About the authors
Senior Archaeological Conservator, Historic England
Angela holds a degree in archaeological conservation from the University of Applied Sciences, Berlin, and an MSc in Maritime Conservation Science from the University of Portsmouth. She joined Historic England as an Archaeological Conservator in 2007. Here she is responsible for advising on and undertaking research and investigative conservation on material retrieved from land and marine sites. She has a special interest in the conservation of waterlogged organic materials.
Senior Materials Scientist, Historic England
Sarah is a materials scientist specialising in heritage materials from the Bronze Age to the present day, particularly glass, metals, ceramics, pigments, and industrial waste products. She works mainly on the heritage of the UK, but has also studied material from Continental Europe, Egypt and the Near East. She is an Honorary Research Fellow with the University of Sheffield.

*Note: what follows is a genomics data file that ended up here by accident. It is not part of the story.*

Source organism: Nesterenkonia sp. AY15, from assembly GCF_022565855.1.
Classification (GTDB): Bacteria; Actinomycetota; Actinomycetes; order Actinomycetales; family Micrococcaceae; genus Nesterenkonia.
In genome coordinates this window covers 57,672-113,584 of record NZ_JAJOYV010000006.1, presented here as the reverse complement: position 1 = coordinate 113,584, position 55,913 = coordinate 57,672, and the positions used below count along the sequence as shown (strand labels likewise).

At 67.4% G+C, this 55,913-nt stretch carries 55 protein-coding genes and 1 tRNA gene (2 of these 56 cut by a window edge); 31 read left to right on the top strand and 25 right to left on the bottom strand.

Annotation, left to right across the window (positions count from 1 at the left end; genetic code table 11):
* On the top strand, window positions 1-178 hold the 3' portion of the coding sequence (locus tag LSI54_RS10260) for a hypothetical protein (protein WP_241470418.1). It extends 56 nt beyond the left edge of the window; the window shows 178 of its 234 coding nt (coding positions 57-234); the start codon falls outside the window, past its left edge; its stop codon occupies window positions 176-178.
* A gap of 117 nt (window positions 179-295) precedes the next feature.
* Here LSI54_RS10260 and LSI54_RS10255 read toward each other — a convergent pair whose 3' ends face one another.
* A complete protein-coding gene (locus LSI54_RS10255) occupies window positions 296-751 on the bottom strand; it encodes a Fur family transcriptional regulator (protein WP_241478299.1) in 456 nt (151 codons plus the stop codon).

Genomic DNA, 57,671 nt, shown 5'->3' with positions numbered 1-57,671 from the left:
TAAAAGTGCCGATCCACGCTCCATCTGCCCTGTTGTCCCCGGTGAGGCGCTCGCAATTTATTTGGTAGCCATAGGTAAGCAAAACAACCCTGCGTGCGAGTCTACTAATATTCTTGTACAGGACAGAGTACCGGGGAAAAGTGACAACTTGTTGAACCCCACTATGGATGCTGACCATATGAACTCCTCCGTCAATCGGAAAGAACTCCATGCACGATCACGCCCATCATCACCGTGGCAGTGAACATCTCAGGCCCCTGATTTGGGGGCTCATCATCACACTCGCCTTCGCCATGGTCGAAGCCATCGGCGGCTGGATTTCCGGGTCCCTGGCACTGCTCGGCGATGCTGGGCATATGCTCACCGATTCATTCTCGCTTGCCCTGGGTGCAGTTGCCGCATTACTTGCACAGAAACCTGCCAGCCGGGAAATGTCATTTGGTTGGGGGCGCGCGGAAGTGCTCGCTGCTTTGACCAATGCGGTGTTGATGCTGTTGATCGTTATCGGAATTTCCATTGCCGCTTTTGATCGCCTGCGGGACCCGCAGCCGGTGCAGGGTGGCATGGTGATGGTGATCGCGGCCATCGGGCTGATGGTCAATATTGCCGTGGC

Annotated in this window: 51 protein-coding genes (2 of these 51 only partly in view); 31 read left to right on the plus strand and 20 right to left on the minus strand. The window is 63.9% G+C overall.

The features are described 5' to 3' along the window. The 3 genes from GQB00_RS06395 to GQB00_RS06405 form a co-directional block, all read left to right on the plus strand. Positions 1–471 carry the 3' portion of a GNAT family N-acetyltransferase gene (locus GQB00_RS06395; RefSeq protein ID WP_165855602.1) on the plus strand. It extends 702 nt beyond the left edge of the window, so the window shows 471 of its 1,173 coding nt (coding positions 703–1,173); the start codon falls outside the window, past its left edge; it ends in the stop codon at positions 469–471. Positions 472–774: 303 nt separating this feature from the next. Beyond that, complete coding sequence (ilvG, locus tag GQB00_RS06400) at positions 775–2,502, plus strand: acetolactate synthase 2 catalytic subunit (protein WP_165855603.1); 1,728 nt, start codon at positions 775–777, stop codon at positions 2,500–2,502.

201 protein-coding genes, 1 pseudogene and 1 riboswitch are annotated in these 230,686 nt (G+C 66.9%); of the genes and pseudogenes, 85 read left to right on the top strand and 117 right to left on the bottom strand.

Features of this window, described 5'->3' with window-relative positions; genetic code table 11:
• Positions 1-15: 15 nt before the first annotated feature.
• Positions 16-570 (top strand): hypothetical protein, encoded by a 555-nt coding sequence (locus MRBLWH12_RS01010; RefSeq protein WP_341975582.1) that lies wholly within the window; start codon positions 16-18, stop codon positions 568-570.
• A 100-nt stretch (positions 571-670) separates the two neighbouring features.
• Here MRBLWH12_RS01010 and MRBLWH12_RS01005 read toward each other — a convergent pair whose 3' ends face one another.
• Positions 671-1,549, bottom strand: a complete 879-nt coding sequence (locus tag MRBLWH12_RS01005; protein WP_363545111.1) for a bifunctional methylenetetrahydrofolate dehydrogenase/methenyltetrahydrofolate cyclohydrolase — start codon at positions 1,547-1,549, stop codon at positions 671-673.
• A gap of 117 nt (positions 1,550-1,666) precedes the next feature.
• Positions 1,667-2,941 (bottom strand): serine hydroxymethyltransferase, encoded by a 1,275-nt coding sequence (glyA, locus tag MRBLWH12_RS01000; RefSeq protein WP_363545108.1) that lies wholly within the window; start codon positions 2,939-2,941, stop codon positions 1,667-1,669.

Materials Scientist, Historic England
Francesca is a materials scientist with expertise in heritage science, analysis of artworks and buildings, and conservation treatment strategy development. She performs scientific analysis of both organic (resin, gums, waxes, binding media, textiles) and inorganic (building materials, glass, metal, pigments) materials, to determine their composition and state of preservation. She is a member of the International Institute for Conservation of Historic and Artistic Works (IIC).
Senior Archaeobotanist, Historic England
Ruth is an archaeobotanist with experience of northern European, Mediterranean and North African material. Her current role at Historic England is to provide specialist advice and sector support, to develop internal and collaborative partnership research projects, and to inform national and regional research frameworks. Her research interests include late Roman and early Islamic food and agriculture in North Africa, the past use of bracken, missing plant foods of Neolithic Britain, and aspects of British archaeobotany particularly from the Early to Middle Bronze Age and the early medieval migration period.